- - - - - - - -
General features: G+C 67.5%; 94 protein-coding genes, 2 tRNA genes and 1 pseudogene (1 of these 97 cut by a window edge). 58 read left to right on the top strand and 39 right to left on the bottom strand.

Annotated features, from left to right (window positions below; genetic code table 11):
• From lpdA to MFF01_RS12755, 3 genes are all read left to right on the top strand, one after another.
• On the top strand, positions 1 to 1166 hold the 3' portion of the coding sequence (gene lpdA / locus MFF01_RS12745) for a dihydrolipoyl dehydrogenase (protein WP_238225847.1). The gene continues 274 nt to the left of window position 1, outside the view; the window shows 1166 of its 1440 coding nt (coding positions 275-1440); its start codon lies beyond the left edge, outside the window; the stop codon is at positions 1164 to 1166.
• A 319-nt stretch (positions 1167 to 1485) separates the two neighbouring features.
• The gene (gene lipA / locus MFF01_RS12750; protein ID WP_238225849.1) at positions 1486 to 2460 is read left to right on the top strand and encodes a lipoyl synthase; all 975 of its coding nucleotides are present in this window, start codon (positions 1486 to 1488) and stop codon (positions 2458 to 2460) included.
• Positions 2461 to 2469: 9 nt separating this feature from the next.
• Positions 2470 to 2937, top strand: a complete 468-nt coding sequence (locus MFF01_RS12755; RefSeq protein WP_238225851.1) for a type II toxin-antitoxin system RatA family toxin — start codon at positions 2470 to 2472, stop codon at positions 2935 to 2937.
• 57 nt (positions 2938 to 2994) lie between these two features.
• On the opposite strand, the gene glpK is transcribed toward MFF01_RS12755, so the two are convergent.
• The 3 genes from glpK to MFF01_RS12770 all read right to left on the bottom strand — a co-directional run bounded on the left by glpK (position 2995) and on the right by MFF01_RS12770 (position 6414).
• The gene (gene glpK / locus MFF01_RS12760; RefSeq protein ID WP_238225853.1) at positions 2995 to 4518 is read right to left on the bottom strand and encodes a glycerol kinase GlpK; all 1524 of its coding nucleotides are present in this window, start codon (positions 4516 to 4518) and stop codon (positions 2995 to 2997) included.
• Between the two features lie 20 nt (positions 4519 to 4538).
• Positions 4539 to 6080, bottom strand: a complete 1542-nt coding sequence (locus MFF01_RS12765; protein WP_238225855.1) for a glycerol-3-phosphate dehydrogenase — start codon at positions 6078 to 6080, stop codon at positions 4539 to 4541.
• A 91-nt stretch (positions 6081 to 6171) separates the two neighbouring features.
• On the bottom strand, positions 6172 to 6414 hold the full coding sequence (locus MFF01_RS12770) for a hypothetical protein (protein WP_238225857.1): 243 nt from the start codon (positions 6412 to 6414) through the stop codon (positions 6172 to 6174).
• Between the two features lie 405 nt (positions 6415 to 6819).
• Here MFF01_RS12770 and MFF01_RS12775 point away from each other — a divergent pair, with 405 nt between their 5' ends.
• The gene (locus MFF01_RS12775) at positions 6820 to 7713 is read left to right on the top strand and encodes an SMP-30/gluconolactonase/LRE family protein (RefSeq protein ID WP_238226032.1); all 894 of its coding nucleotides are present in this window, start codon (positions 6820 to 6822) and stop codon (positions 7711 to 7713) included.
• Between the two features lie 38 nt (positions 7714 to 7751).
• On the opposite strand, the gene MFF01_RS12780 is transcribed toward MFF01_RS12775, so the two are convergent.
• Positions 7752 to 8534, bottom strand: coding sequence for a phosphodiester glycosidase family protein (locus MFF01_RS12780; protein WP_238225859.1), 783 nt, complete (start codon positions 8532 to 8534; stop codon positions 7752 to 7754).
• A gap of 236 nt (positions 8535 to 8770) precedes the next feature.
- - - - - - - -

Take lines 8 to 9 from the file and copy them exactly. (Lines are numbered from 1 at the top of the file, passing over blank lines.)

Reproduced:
• Positions 2470 to 2937, top strand: a complete 468-nt coding sequence (locus MFF01_RS12755; RefSeq protein WP_238225851.1) for a type II toxin-antitoxin system RatA family toxin — start codon at positions 2470 to 2472, stop codon at positions 2935 to 2937.
• 57 nt (positions 2938 to 2994) lie between these two features.